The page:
The Fraser River delta is western Canada’s most important overwintering habitat for birds. While human snowbirds are heading south, unparalleled numbers of waterbirds, raptors and shorebirds are spending the winter on the fields and beaches of the Fraser River delta. For bird lovers, now is the time to head out and start counting or otherwise observing the birds.
The Dunlin is one of the species being studied on the delta. This small shorebird overwinters on the delta in the tens of thousands; volunteers have counted approximately 70,000 in a single winter. For the last two years, researchers have been out at night putting radio-telemetry tags on a small number of Dunlin.
The cities of Surrey and Delta, along with Metro Vancouver Regional Parks have helped by hosting receiver stations that pick up signals from the tags and track the tagged birds as they move around the delta, such as flying from Brunswick Point to Blackie Spit or Mud Bay. The resultant information helps land use planners and resource managers understand which areas are important to shorebirds.
Large numbers of geese and other waterfowl also overwinter on the Fraser River delta. Some species forage heavily on agricultural land and can damage farmers’ fields.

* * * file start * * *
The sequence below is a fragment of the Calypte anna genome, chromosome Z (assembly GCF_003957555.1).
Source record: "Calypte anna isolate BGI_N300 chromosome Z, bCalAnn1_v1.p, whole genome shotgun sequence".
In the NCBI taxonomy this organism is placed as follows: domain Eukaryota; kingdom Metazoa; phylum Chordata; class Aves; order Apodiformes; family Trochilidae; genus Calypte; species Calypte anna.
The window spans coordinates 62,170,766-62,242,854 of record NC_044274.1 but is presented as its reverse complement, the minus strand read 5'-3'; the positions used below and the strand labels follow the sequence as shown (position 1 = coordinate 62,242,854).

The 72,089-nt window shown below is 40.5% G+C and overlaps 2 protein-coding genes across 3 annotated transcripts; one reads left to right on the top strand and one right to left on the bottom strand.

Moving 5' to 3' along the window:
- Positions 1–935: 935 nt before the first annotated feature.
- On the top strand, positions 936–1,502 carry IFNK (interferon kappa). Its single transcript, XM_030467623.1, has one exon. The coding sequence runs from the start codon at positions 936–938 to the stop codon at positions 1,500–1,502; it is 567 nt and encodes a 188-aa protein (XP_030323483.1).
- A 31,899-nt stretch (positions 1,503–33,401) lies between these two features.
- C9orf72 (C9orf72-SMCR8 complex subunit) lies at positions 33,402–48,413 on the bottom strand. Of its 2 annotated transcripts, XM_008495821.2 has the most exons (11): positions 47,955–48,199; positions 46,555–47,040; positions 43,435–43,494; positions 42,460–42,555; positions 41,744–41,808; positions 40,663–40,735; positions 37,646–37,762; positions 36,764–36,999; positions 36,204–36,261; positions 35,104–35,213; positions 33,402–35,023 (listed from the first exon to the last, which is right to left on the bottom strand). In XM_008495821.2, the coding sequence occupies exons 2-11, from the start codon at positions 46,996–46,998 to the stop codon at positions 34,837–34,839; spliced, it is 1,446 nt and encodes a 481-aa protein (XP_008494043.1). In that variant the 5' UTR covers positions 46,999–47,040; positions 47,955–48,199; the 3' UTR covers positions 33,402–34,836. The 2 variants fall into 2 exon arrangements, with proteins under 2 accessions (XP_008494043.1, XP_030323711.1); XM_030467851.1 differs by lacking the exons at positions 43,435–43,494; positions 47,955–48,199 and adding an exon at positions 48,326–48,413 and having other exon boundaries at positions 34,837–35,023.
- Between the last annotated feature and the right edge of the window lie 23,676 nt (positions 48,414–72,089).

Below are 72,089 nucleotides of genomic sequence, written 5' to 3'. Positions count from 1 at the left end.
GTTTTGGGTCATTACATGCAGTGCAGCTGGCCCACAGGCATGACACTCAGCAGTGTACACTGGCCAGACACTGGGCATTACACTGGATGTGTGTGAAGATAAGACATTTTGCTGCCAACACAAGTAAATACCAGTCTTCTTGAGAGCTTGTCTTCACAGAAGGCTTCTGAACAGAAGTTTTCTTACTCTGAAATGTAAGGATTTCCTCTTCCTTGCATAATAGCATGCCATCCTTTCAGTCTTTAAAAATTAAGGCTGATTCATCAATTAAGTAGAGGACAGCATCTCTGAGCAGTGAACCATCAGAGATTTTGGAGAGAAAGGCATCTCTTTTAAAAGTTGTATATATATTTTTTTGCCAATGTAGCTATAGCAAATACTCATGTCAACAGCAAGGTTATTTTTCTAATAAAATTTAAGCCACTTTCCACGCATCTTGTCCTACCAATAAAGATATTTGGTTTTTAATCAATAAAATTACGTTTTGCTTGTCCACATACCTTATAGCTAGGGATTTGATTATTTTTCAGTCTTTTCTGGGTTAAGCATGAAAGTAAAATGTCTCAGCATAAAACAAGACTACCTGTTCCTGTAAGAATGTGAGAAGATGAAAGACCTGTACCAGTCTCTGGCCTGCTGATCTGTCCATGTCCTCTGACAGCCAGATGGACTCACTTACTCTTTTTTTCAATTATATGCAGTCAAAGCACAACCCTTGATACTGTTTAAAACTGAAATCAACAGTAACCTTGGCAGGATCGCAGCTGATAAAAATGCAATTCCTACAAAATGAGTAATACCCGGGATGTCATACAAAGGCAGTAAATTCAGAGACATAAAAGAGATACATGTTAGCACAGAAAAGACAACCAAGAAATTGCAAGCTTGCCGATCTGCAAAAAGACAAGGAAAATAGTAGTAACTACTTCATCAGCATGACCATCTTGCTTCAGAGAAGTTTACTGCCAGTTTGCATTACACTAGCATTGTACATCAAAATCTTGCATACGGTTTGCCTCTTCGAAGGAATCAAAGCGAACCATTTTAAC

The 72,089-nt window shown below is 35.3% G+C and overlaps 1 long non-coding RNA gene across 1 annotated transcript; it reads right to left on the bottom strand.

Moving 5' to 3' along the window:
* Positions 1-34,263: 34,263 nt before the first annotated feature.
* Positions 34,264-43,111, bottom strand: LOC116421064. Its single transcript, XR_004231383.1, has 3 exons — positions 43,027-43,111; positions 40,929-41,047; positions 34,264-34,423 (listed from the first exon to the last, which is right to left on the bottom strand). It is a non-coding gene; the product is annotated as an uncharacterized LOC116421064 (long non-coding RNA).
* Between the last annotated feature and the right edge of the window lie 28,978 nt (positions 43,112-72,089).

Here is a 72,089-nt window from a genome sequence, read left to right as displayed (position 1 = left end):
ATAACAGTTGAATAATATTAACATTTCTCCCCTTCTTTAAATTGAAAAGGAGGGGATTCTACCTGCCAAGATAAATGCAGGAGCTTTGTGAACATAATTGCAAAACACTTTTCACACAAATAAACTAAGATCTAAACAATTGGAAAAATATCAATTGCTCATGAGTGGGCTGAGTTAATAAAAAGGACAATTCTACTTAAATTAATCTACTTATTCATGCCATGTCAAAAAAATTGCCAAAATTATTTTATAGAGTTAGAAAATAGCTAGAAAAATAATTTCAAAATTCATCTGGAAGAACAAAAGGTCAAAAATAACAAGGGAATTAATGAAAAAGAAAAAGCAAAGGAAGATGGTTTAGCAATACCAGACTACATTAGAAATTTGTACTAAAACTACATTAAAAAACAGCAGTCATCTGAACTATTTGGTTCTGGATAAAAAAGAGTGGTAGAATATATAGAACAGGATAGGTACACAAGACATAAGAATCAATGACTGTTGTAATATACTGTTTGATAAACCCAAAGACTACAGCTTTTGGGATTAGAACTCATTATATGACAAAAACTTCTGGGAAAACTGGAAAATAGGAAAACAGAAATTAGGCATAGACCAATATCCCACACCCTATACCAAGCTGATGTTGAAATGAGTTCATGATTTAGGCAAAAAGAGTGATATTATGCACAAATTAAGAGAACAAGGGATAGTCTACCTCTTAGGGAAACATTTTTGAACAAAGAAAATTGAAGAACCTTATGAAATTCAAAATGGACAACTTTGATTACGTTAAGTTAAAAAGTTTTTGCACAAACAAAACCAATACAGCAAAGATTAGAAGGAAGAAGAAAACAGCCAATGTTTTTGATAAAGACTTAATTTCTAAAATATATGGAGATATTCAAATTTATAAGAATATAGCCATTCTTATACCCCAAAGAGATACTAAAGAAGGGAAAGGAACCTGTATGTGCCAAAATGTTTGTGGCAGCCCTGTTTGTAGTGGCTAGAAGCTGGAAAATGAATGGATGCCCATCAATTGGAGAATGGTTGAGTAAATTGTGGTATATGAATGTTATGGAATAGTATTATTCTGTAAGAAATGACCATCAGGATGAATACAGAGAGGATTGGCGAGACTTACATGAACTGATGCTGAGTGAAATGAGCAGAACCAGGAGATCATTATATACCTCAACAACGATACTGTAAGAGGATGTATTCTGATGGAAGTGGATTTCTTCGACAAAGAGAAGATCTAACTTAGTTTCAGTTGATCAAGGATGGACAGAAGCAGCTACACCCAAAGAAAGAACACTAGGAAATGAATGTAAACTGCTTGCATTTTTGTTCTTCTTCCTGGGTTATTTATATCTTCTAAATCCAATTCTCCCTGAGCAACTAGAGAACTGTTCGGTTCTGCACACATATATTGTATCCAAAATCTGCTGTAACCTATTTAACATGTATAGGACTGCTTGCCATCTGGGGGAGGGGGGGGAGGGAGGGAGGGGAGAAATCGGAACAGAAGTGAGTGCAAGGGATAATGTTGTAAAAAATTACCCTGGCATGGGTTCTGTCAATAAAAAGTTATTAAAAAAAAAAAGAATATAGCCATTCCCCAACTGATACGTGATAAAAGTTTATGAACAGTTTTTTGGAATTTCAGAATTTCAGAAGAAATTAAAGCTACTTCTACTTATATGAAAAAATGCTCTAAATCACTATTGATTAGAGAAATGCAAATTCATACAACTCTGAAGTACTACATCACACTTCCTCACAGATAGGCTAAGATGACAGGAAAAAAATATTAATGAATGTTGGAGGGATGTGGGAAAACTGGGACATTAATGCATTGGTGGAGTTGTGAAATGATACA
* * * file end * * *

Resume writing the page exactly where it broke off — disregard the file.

Knowing the numbers and distribution of field-feeding waterfowl aids in the design of stewardship programs to support both farmers and waterfowl.
Monitoring events like the Fraser Estuary Important Bird and Biodiversity Area survey happening this November help us understand the total number of birds using the delta to overwinter.
Regardless of whether you are an expert or picking up binoculars for the first time, you can help the birds around you by counting them. One of the best ways to start is just around the corner: the annual continent-wide Christmas Bird Count! So keep your eyes peeled for announcements of a Christmas Bird Count near you or check out: www.birdscanada.org/cbc.
Editor's Note: Nature Notes is a twice a month column written by the Delta Naturalists Society and their other community partners.